The McGill University Health Centre is a comprehensive academic health institution with an international reputation for excellence in clinical programs, research and teaching. The MUHC is a merger of five teaching hospitals affiliated with the Faculty of Medicine at McGill University--the Montreal Children's, Montreal General, Royal Victoria, and Montreal Neurological Hospitals, as well as the Montreal Chest Institute. Building on the tradition of medical leadership of the founding hospitals, the goal of the MUHC is to provide patient care based on the most advanced knowledge in the health care field, and to contribute to the development of new knowledge.

Ian Popple | MUHC
Further information:
http://www.muhc.mcgill.ca
http://www.thechildren.com

More articles from Health and Medicine:

nachricht New malaria analysis method reveals disease severity in minutes
14.08.2017 | University of British Columbia

nachricht New type of blood cells work as indicators of autoimmunity
14.08.2017 | Instituto de Medicina Molecular

All articles from Health and Medicine >>>

The most recent press releases about innovation >>>

Die letzten 5 Focus-News des innovations-reports im Überblick:

Im Focus: Fizzy soda water could be key to clean manufacture of flat wonder material: Graphene

Whether you call it effervescent, fizzy, or sparkling, carbonated water is making a comeback as a beverage. Aside from quenching thirst, researchers at the University of Illinois at Urbana-Champaign have discovered a new use for these "bubbly" concoctions that will have major impact on the manufacturer of the world's thinnest, flattest, and one most useful materials -- graphene.

As graphene's popularity grows as an advanced "wonder" material, the speed and quality at which it can be manufactured will be paramount. With that in mind,...

Im Focus: Exotic quantum states made from light: Physicists create optical “wells” for a super-photon

Physicists at the University of Bonn have managed to create optical hollows and more complex patterns into which the light of a Bose-Einstein condensate flows. The creation of such highly low-loss structures for light is a prerequisite for complex light circuits, such as for quantum information processing for a new generation of computers. The researchers are now presenting their results in the journal Nature Photonics.

Light particles (photons) occur as tiny, indivisible portions. Many thousands of these light portions can be merged to form a single super-photon if they are...

Im Focus: Circular RNA linked to brain function

For the first time, scientists have shown that circular RNA is linked to brain function. When a RNA molecule called Cdr1as was deleted from the genome of mice, the animals had problems filtering out unnecessary information – like patients suffering from neuropsychiatric disorders.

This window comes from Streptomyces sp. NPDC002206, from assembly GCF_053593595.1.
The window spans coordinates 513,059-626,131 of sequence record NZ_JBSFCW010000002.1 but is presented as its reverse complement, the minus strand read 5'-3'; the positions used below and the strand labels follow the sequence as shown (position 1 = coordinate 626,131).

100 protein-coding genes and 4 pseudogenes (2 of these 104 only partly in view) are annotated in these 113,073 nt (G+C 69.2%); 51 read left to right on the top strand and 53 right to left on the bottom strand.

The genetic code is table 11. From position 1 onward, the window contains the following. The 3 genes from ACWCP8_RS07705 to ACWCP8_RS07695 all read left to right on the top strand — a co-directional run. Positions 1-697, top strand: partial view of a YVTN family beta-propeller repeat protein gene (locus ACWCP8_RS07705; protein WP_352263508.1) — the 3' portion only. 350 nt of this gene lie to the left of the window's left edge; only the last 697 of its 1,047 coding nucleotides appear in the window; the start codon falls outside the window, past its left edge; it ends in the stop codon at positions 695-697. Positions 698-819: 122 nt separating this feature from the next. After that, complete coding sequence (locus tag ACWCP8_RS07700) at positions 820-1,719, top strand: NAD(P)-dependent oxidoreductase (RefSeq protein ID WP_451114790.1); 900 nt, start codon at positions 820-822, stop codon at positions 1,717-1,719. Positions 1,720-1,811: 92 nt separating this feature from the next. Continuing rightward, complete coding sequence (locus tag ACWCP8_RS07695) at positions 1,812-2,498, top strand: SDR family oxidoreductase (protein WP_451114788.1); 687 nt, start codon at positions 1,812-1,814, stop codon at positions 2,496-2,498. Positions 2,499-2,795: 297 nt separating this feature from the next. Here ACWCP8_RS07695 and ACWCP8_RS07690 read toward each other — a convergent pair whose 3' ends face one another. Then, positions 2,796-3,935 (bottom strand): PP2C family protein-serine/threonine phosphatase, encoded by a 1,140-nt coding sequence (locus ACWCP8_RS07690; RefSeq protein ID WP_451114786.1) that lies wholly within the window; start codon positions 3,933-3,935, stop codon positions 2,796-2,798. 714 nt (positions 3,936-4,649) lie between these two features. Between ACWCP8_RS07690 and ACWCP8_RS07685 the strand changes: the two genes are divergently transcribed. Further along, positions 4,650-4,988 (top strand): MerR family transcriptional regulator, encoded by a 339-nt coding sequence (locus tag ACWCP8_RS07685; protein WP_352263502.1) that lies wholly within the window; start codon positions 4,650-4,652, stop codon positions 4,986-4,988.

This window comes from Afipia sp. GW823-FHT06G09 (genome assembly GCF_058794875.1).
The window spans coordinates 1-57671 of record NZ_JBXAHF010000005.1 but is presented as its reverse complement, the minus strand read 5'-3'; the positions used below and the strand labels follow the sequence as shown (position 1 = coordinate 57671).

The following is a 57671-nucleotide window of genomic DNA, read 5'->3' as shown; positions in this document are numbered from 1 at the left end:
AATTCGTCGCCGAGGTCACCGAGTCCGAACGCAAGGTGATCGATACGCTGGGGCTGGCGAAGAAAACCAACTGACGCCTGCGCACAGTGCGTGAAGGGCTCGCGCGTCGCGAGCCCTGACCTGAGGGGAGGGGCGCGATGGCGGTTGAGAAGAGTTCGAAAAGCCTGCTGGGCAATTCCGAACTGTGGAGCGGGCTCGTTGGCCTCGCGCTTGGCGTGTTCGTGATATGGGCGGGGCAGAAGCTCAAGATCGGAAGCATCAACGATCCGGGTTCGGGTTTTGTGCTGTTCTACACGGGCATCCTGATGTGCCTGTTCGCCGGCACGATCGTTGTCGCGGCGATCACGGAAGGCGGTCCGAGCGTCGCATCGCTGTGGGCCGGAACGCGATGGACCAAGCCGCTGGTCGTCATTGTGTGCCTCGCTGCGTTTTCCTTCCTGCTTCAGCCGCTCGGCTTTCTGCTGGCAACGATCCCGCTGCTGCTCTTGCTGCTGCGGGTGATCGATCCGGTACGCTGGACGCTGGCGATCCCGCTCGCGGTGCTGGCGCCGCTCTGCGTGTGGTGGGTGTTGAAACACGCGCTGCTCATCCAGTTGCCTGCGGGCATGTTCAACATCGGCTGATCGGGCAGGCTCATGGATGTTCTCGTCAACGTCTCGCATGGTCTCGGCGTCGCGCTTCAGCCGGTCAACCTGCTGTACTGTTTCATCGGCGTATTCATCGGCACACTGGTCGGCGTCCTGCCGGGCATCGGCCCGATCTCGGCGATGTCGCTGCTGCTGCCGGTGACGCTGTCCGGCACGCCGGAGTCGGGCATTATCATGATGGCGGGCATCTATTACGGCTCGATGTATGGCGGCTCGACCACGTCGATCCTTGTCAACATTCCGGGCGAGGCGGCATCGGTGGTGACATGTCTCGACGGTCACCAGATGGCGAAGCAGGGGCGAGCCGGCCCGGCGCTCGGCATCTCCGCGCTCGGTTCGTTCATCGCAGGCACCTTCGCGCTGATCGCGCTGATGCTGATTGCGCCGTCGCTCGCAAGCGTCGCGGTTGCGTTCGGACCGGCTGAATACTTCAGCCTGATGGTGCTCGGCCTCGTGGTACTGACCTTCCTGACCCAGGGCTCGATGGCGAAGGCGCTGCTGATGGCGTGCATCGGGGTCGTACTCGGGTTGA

While hundreds of circular RNAs (circRNAs) are abundant in mammalian brains, one big question has remained unanswered: What are they actually good for? In the...

Im Focus: RAVAN CubeSat measures Earth's outgoing energy

An experimental small satellite has successfully collected and delivered data on a key measurement for predicting changes in Earth's climate.

The Radiometer Assessment using Vertically Aligned Nanotubes (RAVAN) CubeSat was launched into low-Earth orbit on Nov. 11, 2016, in order to test new...

Im Focus: Scientists shine new light on the “other high temperature superconductor”

A study led by scientists of the Max Planck Institute for the Structure and Dynamics of Matter (MPSD) at the Center for Free-Electron Laser Science in Hamburg presents evidence of the coexistence of superconductivity and “charge-density-waves” in compounds of the poorly-studied family of bismuthates. This observation opens up new perspectives for a deeper understanding of the phenomenon of high-temperature superconductivity, a topic which is at the core of condensed matter research since more than 30 years. The paper by Nicoletti et al has been published in the PNAS.

Since the beginning of the 20th century, superconductivity had been observed in some metals at temperatures only a few degrees above the absolute zero (minus...

All Focus news of the innovation-report >>>

Anzeige

Anzeige

Event News

Call for Papers – ICNFT 2018, 5th International Conference on New Forming Technology

16.08.2017 | Event News

Sustainability is the business model of tomorrow

04.08.2017 | Event News

Clash of Realities 2017: Registration now open. International Conference at TH Köln

26.07.2017 | Event News

 
Latest News

A Map of the Cell’s Power Station

18.08.2017 | Life Sciences

Engineering team images tiny quasicrystals as they form

18.08.2017 | Physics and Astronomy

Researchers printed graphene-like materials with inkjet

18.08.2017 | Materials Sciences

VideoLinks
B2B-VideoLinks
More VideoLinks >>>